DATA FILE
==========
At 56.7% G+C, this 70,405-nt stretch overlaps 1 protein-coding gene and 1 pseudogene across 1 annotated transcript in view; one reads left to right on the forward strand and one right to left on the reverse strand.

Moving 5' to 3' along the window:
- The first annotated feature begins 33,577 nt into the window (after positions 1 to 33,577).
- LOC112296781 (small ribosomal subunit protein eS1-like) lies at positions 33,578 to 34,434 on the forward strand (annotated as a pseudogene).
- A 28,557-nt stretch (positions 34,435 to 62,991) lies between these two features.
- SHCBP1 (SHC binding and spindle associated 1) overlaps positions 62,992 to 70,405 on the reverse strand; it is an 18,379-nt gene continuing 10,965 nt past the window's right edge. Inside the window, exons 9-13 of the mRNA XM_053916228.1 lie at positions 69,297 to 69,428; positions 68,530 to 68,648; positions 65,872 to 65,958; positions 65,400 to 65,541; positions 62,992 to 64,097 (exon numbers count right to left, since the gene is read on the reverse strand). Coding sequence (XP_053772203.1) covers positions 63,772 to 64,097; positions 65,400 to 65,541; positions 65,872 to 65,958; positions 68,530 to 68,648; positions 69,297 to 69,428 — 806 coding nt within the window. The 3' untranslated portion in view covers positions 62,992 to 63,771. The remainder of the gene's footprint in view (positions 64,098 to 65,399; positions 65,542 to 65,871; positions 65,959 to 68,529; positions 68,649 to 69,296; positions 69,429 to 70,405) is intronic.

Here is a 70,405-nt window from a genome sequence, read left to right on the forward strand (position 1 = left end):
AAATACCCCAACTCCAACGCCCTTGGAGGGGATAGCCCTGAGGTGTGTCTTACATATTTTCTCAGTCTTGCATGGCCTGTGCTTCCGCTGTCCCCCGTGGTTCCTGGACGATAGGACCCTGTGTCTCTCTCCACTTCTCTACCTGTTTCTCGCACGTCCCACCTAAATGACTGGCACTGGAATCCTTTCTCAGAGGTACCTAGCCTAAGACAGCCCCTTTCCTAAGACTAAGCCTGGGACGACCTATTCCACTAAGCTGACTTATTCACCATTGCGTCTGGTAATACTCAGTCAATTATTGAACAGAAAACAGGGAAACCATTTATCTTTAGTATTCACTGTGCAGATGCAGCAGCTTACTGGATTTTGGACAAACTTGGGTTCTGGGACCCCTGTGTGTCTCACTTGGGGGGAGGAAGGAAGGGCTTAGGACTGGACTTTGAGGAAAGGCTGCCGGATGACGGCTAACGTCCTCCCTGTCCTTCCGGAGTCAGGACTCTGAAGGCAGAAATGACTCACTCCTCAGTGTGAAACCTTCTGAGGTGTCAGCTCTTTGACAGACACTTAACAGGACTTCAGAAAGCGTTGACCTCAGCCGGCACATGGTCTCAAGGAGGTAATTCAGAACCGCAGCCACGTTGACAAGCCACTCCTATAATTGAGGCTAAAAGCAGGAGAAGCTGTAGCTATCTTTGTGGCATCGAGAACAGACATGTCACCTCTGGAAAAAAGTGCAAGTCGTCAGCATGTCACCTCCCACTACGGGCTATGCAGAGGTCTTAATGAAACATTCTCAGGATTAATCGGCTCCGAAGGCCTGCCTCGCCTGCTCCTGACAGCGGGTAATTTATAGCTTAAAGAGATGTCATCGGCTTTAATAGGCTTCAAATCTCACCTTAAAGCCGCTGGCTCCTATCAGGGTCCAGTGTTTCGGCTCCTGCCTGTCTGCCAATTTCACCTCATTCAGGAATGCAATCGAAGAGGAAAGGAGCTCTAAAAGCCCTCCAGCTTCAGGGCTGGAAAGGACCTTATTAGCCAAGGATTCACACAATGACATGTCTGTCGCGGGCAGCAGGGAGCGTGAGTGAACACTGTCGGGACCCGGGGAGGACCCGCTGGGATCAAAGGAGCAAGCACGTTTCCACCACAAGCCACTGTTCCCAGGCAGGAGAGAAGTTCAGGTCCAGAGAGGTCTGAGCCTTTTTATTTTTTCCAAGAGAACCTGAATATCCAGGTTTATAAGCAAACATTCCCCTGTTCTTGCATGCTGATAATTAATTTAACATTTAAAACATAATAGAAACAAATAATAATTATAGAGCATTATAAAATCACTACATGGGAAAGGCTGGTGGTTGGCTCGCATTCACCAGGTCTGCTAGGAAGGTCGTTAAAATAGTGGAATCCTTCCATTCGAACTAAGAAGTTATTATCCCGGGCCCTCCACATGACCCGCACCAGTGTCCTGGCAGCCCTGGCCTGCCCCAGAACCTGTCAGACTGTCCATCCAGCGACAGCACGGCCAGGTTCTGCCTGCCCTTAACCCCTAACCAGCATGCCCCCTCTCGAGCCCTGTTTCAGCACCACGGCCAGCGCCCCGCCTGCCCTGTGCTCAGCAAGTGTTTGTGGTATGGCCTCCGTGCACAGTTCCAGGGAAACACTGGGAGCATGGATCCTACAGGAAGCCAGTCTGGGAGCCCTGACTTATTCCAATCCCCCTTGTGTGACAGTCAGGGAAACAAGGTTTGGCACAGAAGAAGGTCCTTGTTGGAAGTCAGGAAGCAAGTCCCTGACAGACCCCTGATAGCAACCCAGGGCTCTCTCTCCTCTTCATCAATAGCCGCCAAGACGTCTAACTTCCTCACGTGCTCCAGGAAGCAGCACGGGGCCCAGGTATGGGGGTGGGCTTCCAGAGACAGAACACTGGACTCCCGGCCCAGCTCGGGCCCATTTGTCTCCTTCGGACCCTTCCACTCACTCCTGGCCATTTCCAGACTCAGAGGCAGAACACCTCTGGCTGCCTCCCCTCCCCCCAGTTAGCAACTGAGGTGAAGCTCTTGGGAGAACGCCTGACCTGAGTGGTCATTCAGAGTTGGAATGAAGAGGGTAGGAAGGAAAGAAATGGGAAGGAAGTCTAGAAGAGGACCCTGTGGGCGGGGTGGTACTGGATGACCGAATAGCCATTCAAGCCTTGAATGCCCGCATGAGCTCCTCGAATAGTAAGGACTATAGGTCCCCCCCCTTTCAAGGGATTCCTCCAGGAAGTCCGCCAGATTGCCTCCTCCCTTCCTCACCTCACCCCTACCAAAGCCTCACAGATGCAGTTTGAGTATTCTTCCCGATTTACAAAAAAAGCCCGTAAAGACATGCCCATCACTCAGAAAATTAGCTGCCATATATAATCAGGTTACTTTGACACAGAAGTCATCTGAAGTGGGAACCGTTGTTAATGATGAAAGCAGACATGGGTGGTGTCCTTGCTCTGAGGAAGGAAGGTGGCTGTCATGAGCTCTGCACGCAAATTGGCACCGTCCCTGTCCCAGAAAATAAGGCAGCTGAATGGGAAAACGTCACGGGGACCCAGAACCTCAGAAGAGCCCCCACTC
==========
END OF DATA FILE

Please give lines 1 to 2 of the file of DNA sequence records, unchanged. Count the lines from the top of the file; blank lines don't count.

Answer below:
At 56.7% G+C, this 70,405-nt stretch overlaps 1 protein-coding gene and 1 pseudogene across 1 annotated transcript in view; one reads left to right on the forward strand and one right to left on the reverse strand.

Moving 5' to 3' along the window: